Our blog visitors weren’t just reading one article and leaving, many were actually registering for SimilarWeb and finding out more about the wonders that can be done with our data.

If you yourself are a blog editor or content marketer, you’re likely asking how you too can replicate this level of success. Below are 11 of our best tips:

  1. Have an editorial calendar but don’t be afraid to deviate from it. Had we waited until later in the week to post about Pokémon GO, we would have missed out on the news cycle and not gone as viral as we did. When to publish is just as crucial as what to publish.
  2. Make reading the news a part of your daily schedule. Whether on your commute or at your desk, reading the news is a crucial first step in discovering what’s trending online. Social networks like Reddit and Twitter are also good ways to see what the internet is talking about on any given day.
  3. Listen to your marketing team. On Thursday, 3 members of our marketing team all independently mentioned that we should consider writing about Pokémon GO. We knew this was something not to be missed.
  4. Use comparisons whenever possible. No matter what type of content you create, you will inevitably use a statistic or fact or figure that is familiar to you but will need context for others. Comparing your fact or figure to something well-known will provide context and understanding for the masses.
  5. Make a prediction, have an opinion. Facts and numbers are nice, but using those to try and predict the future is what will really get people’s attention. If your prediction turns out to be wrong, as long as it is solidly based on data and facts, you can explain in a follow-up post why it was wrong.
  6. Teamwork. Teamwork. Teamwork. Our Pokémon GO post wouldn’t have been as successful if we hadn’t coordinated the distribution with our Social Media Manager and PR Director. Furthermore, we had keyword research help from our Head of SEO and data analysis help from our Data Science team.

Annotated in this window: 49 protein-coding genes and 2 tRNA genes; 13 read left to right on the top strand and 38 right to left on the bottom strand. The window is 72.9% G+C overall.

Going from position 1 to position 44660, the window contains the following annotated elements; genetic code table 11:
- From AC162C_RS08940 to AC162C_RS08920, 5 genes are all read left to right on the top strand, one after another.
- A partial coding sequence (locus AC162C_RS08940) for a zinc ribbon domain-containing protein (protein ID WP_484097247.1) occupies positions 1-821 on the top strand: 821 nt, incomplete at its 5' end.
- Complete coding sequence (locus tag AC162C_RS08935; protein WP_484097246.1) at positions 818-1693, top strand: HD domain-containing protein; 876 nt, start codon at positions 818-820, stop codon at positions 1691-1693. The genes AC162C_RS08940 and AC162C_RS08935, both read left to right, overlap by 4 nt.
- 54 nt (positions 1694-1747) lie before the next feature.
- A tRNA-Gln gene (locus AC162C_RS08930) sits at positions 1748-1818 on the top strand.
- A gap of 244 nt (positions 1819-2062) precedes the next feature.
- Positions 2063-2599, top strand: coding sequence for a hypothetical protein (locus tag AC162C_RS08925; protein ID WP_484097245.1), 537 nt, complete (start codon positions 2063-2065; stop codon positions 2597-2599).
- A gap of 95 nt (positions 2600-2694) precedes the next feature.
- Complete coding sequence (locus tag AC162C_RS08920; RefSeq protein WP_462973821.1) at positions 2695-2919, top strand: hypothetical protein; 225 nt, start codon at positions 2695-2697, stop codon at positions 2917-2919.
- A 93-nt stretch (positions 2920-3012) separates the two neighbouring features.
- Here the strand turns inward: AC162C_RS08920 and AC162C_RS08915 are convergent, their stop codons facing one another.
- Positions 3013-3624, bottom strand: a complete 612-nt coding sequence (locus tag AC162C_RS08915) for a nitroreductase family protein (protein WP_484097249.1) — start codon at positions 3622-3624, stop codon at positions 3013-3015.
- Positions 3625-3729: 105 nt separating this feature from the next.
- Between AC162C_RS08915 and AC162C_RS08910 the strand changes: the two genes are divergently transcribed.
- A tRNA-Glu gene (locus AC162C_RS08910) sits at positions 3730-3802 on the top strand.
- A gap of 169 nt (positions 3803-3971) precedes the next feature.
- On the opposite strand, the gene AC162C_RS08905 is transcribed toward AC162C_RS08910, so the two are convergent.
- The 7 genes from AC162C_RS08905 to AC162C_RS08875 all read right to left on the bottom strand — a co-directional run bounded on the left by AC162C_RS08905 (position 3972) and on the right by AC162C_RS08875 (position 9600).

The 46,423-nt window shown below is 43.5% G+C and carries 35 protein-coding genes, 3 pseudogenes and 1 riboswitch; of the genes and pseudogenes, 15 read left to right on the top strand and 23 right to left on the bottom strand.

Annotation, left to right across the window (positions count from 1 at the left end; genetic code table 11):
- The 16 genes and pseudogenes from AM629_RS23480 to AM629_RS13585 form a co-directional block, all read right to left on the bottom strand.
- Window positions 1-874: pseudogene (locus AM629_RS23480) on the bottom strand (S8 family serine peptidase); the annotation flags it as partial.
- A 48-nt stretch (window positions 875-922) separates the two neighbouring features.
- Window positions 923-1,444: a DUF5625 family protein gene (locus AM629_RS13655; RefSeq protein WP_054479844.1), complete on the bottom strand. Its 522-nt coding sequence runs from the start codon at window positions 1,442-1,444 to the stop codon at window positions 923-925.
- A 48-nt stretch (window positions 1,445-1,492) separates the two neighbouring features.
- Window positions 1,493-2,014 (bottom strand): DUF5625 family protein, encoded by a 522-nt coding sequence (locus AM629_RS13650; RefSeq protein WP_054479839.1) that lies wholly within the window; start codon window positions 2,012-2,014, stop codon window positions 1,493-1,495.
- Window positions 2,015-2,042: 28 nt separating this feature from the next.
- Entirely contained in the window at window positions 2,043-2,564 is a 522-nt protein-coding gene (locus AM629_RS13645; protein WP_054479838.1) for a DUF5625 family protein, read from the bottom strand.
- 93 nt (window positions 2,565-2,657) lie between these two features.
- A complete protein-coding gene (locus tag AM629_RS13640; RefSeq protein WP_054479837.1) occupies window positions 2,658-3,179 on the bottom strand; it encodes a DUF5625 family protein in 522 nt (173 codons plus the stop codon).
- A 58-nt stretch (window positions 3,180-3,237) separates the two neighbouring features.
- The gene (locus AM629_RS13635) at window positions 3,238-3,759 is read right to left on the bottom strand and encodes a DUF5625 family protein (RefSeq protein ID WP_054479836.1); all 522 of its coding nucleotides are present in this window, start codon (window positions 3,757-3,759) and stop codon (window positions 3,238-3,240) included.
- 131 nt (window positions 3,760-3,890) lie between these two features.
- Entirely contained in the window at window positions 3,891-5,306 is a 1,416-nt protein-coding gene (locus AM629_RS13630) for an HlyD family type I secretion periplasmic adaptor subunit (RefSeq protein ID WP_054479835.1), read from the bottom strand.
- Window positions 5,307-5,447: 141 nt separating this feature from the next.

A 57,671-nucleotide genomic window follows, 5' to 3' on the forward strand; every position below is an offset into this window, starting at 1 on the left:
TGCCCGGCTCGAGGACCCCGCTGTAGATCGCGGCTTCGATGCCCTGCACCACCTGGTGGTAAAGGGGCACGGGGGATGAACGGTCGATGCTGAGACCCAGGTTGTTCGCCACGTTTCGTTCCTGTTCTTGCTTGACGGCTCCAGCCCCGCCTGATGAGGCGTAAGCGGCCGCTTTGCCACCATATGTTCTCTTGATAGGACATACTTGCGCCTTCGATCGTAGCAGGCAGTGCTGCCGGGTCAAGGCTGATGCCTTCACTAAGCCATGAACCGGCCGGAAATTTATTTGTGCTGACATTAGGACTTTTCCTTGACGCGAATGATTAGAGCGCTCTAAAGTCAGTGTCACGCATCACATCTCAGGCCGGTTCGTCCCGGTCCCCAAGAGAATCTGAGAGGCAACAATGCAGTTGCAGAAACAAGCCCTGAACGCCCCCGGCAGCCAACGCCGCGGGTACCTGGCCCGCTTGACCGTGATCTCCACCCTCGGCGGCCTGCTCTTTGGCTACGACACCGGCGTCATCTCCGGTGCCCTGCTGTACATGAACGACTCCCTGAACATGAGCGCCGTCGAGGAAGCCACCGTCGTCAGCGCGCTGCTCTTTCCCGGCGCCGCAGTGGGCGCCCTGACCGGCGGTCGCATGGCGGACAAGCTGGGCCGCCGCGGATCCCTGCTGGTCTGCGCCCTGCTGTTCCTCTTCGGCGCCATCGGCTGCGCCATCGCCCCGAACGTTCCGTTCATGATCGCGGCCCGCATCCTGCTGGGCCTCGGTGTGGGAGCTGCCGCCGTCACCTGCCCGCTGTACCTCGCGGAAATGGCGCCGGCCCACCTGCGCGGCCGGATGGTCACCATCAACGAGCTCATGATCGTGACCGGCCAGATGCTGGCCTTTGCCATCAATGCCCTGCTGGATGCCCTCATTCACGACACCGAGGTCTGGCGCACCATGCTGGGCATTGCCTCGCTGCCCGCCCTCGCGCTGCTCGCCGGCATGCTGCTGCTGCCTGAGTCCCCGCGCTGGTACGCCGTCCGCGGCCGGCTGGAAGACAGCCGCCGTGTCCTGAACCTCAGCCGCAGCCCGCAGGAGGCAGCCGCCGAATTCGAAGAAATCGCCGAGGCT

7. Graphs provide a visual for your insights. If you can show your data in addition to dissecting the data, it will allow your readers to absorb the data themselves. Furthermore, many of your blog readers will likely be scrolling through your content, and an eye-popping graph will capture their attention quickly.
  8. Don’t forget about other visuals. In our Pokémon GO post, we included the image of a Pokémon appearing in a hospital delivery room and this further helped increase the posts readability. In some of our follow-up posts, we embedded tweets, gifs, and other images, to give the posts a certain flow that kept readers interested.
  9. Target your post, but don’t be exclusive. As I mentioned in the intro, we write our blog posts with a specific industry and persona in mind. For this post, the industry was game apps, and the intended persona was Business Researcher. For Business Researchers, we matched our data with early data on Niantic’s revenue and showed how increases in usage correlated to increases in stock value. This data provided value to our targeted persona but was also relatable to a massive readership.
  10. Get your blog indexed by Google News. This process can take a while but will be well worth the effort. Have your marketing team research the requirements of getting indexed and build up your domain authority over time. This effort was coordinated by our head of SEO and Growth team.
  11. Use SimilarWeb to provide insights and data for your blog. SimilarWeb is a content creator’s goldmine and every day we use our data to create interesting and relevant blog posts. This data can also help you uncover and track online trends. If you are writing about any website or app, you can find free data and insights on our homepage similarweb.com or contact us here for more. Furthermore, our free browser extension can provide you with quick insights on any website in the world, without ever having to leave the site.

If you’d like to contact me, feel free to reach out on Twitter @MAlexenberg.

 

About the Author -

Moshe Alexenberg is the Head of Content and Digital Insights at SimilarWeb. He has an MBA in Strategic Management and his online marketing expertise is in content marketing, digital storytelling, and data analytics.